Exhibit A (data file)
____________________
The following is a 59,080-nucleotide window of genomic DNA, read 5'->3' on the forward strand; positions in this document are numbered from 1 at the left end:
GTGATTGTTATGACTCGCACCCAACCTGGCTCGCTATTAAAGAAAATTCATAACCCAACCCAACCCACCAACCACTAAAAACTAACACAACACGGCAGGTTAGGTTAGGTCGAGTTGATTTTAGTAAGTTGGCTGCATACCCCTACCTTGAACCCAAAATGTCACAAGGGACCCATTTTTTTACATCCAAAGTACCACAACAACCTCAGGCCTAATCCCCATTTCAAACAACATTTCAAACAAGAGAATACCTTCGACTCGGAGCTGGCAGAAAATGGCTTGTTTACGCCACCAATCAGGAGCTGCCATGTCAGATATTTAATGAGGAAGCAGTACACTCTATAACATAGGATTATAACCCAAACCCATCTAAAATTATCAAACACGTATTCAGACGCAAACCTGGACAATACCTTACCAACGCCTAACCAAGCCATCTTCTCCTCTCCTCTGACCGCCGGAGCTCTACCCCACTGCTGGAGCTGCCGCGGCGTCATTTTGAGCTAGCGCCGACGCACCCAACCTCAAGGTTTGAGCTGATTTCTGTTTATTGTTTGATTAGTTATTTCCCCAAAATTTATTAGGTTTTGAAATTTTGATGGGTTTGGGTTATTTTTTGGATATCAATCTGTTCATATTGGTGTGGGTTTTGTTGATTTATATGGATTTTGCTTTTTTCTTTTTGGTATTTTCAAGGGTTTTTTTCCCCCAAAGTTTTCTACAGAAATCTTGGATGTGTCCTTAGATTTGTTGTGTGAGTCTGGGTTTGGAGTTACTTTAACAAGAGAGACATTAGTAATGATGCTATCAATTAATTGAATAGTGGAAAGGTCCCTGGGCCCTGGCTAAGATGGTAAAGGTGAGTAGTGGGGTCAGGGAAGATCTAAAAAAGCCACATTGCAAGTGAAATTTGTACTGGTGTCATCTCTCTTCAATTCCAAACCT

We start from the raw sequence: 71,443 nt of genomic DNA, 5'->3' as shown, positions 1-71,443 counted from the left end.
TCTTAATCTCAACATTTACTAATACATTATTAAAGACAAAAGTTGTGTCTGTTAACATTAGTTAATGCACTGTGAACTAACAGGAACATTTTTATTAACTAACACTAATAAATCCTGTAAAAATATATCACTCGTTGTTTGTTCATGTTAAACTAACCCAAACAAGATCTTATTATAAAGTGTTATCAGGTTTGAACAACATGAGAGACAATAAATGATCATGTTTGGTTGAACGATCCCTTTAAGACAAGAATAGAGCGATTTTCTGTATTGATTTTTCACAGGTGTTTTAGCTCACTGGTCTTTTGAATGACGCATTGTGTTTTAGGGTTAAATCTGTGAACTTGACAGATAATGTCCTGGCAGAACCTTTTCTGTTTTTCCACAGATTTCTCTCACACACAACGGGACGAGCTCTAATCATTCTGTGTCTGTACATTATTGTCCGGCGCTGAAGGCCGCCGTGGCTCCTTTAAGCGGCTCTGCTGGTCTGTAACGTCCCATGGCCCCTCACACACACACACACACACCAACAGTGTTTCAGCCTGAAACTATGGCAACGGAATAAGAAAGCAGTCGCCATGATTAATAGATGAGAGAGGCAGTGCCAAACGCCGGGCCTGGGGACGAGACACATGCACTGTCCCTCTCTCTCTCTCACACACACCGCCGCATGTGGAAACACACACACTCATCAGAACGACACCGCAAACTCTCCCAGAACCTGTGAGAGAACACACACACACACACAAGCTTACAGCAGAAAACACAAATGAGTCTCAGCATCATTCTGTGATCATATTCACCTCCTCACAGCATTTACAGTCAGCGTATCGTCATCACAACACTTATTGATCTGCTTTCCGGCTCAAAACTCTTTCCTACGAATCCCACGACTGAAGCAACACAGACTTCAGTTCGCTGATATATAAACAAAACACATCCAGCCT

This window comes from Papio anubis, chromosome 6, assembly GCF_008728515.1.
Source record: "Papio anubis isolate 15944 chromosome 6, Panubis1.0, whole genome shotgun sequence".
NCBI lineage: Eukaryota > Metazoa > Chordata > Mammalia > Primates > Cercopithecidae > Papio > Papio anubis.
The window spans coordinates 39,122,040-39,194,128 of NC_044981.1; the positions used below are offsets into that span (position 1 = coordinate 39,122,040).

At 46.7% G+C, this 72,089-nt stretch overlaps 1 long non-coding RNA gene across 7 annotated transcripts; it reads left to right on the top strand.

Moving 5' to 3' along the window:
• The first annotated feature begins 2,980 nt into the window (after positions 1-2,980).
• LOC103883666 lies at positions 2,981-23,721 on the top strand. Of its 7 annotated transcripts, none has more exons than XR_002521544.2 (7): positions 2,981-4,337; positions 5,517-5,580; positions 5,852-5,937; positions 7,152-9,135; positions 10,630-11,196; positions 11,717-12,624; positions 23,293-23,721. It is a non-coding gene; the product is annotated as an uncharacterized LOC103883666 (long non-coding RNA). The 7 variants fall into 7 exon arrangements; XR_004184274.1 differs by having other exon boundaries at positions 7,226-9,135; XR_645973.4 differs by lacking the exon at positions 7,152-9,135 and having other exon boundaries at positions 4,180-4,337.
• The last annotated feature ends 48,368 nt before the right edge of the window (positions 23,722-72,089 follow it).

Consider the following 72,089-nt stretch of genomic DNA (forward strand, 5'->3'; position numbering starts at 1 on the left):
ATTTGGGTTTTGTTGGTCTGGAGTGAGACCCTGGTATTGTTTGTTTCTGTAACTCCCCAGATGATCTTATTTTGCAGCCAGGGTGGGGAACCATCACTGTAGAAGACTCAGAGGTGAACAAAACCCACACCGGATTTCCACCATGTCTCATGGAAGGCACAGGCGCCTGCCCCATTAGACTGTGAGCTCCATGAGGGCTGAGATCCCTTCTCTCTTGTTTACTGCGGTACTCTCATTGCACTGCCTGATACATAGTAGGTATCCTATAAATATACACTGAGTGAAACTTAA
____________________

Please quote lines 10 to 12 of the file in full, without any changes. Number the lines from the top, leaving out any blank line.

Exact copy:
Moving 5' to 3' along the window:
• The first annotated feature begins 2,980 nt into the window (after positions 1-2,980).
• LOC103883666 lies at positions 2,981-23,721 on the top strand. Of its 7 annotated transcripts, none has more exons than XR_002521544.2 (7): positions 2,981-4,337; positions 5,517-5,580; positions 5,852-5,937; positions 7,152-9,135; positions 10,630-11,196; positions 11,717-12,624; positions 23,293-23,721. It is a non-coding gene; the product is annotated as an uncharacterized LOC103883666 (long non-coding RNA). The 7 variants fall into 7 exon arrangements; XR_004184274.1 differs by having other exon boundaries at positions 7,226-9,135; XR_645973.4 differs by lacking the exon at positions 7,152-9,135 and having other exon boundaries at positions 4,180-4,337.